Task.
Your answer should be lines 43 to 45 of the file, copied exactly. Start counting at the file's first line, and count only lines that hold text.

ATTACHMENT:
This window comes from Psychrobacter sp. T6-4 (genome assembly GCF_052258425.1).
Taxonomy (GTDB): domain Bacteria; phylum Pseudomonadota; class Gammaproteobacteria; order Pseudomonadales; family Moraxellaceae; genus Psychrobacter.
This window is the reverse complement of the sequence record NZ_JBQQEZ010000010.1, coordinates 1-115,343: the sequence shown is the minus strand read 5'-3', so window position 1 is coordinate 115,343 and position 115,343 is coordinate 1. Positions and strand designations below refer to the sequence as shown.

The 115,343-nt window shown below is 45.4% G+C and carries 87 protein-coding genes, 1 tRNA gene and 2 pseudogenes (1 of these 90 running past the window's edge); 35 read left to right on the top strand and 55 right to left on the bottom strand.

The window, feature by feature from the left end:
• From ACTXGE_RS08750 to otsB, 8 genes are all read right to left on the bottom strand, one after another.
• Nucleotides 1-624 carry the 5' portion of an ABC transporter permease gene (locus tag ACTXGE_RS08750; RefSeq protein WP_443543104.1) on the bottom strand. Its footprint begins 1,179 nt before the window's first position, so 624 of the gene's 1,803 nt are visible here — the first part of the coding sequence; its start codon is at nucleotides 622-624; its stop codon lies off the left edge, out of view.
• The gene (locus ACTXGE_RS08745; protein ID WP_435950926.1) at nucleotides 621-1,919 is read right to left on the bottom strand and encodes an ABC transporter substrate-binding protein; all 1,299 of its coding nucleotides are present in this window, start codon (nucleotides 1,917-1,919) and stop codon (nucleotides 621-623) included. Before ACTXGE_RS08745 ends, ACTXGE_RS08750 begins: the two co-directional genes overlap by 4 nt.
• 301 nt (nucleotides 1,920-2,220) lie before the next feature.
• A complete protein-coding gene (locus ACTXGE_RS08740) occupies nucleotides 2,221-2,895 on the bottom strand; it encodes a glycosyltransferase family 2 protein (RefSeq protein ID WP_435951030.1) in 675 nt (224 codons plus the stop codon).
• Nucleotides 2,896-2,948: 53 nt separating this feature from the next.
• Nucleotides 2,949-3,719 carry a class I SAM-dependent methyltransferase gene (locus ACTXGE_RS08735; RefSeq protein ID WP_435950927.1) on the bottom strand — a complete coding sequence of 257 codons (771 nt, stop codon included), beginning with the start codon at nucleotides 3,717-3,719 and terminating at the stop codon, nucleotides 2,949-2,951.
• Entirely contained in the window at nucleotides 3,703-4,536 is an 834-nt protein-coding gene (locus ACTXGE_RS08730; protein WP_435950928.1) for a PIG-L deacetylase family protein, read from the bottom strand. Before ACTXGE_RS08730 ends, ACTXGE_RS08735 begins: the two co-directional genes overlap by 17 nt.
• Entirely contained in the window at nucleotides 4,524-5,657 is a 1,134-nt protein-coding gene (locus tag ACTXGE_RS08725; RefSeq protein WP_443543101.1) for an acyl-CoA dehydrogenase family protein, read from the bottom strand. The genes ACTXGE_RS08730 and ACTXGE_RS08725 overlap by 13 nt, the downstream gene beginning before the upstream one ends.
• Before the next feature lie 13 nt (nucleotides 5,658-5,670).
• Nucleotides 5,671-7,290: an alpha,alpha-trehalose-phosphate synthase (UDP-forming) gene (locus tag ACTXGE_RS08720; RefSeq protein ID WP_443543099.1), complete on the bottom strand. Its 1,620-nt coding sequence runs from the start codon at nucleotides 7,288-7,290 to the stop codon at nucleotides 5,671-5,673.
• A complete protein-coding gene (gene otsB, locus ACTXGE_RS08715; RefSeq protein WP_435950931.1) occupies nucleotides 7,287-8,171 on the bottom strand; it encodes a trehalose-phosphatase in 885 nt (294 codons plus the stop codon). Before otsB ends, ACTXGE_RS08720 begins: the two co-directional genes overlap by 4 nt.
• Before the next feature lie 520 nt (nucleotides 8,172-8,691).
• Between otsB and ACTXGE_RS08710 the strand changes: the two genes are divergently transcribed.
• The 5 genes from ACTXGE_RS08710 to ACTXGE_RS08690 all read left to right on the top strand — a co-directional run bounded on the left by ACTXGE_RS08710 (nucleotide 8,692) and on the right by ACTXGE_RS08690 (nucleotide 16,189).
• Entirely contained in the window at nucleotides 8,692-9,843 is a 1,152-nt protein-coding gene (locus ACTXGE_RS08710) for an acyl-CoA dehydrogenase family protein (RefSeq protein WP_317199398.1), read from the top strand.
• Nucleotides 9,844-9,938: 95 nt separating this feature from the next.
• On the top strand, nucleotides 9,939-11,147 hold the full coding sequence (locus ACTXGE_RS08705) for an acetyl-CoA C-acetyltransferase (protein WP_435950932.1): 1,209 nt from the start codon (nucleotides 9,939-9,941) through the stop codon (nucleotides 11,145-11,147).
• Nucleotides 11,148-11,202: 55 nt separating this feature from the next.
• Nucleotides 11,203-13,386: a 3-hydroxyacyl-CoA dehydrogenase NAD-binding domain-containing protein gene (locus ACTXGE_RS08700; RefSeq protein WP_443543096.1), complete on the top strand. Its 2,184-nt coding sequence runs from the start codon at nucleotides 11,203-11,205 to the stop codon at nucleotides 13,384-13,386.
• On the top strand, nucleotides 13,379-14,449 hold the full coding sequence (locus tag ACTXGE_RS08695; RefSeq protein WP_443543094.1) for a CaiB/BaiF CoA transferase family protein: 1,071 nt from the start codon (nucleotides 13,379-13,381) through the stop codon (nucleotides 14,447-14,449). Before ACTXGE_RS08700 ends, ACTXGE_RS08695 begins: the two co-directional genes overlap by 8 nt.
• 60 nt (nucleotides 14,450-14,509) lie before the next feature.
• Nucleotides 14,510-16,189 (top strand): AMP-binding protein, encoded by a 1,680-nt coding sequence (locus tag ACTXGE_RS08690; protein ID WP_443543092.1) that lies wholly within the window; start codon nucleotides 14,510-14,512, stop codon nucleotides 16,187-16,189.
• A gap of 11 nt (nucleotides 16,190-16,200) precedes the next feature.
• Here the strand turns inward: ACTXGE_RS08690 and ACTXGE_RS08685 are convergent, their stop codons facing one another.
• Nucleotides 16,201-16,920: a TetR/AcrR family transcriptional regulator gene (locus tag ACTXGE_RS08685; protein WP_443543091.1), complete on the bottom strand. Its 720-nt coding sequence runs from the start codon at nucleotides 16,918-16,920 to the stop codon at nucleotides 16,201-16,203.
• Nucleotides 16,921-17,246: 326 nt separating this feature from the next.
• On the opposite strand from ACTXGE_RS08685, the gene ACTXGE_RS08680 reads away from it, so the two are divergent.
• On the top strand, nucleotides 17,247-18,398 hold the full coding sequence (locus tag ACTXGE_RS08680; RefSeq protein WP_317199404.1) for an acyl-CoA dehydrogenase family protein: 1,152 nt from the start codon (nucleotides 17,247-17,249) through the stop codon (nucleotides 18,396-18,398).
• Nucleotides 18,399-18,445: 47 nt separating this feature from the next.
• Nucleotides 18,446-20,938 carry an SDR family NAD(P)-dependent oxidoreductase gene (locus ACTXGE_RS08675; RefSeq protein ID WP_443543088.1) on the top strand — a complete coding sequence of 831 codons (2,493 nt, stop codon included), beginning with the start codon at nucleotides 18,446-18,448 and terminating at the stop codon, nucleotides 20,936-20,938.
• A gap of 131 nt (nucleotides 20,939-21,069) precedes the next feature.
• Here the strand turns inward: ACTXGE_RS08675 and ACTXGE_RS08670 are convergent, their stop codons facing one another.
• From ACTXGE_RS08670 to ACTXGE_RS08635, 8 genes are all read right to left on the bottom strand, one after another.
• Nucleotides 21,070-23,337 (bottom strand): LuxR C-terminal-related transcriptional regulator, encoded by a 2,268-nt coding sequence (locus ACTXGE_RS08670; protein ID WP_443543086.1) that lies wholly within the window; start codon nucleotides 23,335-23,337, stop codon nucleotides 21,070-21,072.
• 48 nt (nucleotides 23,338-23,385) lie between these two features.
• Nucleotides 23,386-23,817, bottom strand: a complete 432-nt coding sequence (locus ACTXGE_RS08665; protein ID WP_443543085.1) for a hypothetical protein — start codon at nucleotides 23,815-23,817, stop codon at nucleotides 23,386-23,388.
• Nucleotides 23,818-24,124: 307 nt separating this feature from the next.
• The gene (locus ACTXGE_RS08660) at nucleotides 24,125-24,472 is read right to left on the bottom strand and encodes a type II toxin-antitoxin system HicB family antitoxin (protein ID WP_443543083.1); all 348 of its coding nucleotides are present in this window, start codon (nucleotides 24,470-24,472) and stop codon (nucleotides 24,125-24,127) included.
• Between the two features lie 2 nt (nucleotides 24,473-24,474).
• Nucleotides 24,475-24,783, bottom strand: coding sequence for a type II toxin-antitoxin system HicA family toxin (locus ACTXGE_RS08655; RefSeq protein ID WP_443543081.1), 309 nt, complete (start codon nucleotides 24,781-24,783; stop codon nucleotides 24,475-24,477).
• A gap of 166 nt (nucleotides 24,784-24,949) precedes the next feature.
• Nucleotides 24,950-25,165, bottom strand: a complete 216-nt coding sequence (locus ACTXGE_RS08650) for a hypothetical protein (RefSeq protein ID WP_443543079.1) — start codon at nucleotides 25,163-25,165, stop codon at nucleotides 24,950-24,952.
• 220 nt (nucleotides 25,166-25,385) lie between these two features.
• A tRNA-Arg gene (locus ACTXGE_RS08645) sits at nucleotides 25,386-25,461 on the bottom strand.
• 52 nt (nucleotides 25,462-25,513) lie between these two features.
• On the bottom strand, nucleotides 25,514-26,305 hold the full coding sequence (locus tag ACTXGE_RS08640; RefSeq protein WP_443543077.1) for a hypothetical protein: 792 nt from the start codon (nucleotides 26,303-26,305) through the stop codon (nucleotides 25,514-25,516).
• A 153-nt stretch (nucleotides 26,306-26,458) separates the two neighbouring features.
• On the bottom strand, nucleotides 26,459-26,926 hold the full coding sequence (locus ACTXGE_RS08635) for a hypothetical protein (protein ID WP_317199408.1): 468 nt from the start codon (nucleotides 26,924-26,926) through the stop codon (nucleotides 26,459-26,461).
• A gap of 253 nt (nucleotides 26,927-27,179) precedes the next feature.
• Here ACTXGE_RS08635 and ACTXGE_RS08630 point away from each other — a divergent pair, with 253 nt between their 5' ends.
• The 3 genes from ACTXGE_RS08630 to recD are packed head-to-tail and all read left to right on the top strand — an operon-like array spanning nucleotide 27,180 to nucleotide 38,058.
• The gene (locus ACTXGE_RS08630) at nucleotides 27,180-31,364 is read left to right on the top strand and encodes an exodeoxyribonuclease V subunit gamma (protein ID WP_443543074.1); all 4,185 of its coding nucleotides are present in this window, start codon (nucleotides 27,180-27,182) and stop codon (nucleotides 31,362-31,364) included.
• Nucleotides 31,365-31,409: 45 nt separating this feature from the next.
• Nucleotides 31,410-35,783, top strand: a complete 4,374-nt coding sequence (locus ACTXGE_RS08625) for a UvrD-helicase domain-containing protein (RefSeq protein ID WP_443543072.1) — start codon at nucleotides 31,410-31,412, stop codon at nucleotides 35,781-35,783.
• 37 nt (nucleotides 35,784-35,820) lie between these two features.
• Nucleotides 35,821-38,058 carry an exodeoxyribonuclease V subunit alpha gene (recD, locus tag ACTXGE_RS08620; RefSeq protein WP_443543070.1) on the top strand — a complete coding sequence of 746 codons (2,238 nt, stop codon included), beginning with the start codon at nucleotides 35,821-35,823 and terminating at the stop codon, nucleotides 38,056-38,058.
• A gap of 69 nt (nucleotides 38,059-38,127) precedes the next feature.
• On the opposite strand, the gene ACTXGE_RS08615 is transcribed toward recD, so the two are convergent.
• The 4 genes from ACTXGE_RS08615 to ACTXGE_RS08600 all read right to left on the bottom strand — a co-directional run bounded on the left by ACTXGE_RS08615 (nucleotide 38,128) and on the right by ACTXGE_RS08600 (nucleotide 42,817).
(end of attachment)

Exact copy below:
• Nucleotides 23,818-24,124: 307 nt separating this feature from the next.
• The gene (locus ACTXGE_RS08660) at nucleotides 24,125-24,472 is read right to left on the bottom strand and encodes a type II toxin-antitoxin system HicB family antitoxin (protein ID WP_443543083.1); all 348 of its coding nucleotides are present in this window, start codon (nucleotides 24,470-24,472) and stop codon (nucleotides 24,125-24,127) included.
• Between the two features lie 2 nt (nucleotides 24,473-24,474).